The re-emergence of Amahubo song styles and ideas in some modern Zulu musical styles.
Xulu, Musa Khulekani.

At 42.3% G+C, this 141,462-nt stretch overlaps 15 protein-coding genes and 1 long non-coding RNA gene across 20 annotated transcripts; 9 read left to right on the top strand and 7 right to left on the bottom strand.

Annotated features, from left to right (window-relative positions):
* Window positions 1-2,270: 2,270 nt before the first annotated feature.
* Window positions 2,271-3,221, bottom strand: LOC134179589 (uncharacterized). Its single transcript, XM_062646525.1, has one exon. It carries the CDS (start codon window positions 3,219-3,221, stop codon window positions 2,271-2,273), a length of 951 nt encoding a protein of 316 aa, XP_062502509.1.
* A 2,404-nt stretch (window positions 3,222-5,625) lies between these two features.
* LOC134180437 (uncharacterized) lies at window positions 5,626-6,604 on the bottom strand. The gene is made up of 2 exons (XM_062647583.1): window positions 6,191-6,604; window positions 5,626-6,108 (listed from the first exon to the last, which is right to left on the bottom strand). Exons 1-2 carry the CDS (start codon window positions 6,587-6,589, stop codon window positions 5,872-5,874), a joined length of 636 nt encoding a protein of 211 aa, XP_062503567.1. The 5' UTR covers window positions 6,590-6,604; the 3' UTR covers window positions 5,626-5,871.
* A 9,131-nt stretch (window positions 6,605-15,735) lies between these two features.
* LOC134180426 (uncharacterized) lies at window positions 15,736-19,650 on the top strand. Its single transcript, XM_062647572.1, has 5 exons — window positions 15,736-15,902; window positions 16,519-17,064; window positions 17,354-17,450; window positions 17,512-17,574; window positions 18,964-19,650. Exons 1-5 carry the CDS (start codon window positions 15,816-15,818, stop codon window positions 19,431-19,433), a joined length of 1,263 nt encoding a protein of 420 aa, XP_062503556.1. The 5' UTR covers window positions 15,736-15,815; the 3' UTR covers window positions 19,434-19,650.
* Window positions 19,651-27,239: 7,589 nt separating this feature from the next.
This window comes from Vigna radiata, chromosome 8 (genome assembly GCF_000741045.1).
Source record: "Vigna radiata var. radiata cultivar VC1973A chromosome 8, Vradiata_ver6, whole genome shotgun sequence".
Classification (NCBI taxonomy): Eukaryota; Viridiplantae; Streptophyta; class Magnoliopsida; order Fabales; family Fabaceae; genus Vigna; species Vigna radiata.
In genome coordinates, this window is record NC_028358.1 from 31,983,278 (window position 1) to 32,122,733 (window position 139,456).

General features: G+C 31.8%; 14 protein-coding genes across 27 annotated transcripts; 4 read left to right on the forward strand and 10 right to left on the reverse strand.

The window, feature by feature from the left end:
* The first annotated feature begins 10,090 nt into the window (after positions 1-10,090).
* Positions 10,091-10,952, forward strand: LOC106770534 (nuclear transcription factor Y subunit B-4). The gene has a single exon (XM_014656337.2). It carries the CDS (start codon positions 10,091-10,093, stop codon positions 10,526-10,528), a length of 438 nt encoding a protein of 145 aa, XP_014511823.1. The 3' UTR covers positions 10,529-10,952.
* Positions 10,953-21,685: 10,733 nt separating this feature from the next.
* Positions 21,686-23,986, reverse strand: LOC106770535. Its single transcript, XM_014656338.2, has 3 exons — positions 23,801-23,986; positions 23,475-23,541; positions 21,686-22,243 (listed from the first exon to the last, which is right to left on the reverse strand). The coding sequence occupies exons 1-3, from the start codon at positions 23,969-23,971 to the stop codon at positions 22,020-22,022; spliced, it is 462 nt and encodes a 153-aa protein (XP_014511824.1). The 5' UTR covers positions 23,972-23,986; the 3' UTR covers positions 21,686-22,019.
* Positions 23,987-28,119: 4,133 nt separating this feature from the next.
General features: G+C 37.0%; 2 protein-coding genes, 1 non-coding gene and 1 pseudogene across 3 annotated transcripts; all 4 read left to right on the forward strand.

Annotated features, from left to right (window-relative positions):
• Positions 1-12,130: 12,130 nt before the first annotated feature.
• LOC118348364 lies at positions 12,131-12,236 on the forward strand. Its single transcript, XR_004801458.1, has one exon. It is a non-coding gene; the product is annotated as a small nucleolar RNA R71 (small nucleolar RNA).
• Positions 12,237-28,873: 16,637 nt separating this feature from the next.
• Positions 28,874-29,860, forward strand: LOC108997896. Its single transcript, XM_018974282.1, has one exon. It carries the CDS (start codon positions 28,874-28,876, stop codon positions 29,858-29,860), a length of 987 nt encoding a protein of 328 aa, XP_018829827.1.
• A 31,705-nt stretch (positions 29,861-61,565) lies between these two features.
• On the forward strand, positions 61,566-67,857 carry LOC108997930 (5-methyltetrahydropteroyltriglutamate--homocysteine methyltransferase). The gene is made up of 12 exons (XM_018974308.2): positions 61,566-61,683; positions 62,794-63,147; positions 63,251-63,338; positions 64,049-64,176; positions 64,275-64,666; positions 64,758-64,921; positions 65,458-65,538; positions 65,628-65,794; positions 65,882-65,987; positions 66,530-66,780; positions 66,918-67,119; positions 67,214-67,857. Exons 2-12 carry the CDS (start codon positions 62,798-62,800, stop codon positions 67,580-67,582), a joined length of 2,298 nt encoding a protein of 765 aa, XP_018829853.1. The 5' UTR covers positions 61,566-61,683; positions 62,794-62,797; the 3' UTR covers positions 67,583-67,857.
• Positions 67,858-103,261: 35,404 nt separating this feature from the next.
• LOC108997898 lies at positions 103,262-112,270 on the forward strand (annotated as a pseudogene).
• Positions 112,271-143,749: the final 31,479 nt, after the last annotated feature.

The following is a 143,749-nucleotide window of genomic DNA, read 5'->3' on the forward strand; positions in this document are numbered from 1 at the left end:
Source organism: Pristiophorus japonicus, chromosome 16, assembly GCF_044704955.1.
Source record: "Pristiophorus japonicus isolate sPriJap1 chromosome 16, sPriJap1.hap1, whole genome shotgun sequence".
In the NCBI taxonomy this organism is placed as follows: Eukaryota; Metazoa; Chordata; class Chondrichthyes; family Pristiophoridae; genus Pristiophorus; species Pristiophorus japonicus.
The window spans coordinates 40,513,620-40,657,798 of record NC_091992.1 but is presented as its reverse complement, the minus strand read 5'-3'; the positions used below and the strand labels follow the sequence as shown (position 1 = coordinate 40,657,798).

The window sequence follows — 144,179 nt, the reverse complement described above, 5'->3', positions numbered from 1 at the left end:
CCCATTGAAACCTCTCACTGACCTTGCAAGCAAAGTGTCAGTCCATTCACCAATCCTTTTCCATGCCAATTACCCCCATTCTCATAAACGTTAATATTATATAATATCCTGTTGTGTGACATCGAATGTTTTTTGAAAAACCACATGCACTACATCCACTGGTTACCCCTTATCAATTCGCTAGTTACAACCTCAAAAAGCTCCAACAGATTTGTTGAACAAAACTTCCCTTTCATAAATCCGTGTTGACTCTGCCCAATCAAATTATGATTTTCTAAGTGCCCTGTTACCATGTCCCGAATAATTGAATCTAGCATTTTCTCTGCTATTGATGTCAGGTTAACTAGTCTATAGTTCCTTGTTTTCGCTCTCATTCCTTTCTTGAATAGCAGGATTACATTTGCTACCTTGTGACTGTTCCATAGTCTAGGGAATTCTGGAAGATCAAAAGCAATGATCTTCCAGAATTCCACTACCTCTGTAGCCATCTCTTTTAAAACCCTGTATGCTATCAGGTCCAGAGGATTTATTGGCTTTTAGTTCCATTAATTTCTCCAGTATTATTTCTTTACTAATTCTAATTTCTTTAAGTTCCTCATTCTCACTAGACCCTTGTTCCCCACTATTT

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Amahubo songs are at the centre of the traditional Zulu cultural, religious and political lives. Their age is often associated with the very "beginning" of things, when the very first Zulu people emerged from the bed of reeds. As musical items amahubo tend to be easily associated with the old, pre-colonial era when Zulus were in charge of their lives and their destinies. The performance contexts of amahubo songs are the wedding, the funeral of a King, Chief, induna, umnurnzane, war and other commemorative ceremonies. Amahubo are also called ceremonial music because of their association with the ceremonial. Ritual and symbolism dominate amahubo performance contexts, amahubo themselves being symbols that stand for other ideas. It is noteworthy that despite missionary and colonial propaganda against traditional Zulu music and culture, amahubo continue to survive and are still performed at clan, regional and Zulu 'national' levels. In addition, there has emerged new syncretic styles which demonstrate the fusion of Zulu and Western (hymnal) musical ideas. From time to time the new musical styles emphasize a Zulu identity which makes them to be mostly symbolically associated with or related to amahubo songs. Today, amahubo and seven modern Zulu musical style can easily express a broad statement of the Zulu ethnic entity of ,some seven to eight million individuals. All these musical styles, when claimed by Zulus draw "imaginary borders" between Zulus and non-Zulus and get referred to as Zulu (ethnic or 'national') music. such references, however, are situational. The period 1988 - 1992 in which research was conducted culminating in this thesis has been marked by Zulu ethnic resurgence characterized by the performance of amahubo songs and other modern styles of religious, choral, wedding, mbhaganga, maskanda and isicathamiya, all of which, through manipulation of text and musical sounds, get situationally claimed for the Zulu ethnic (national) identity.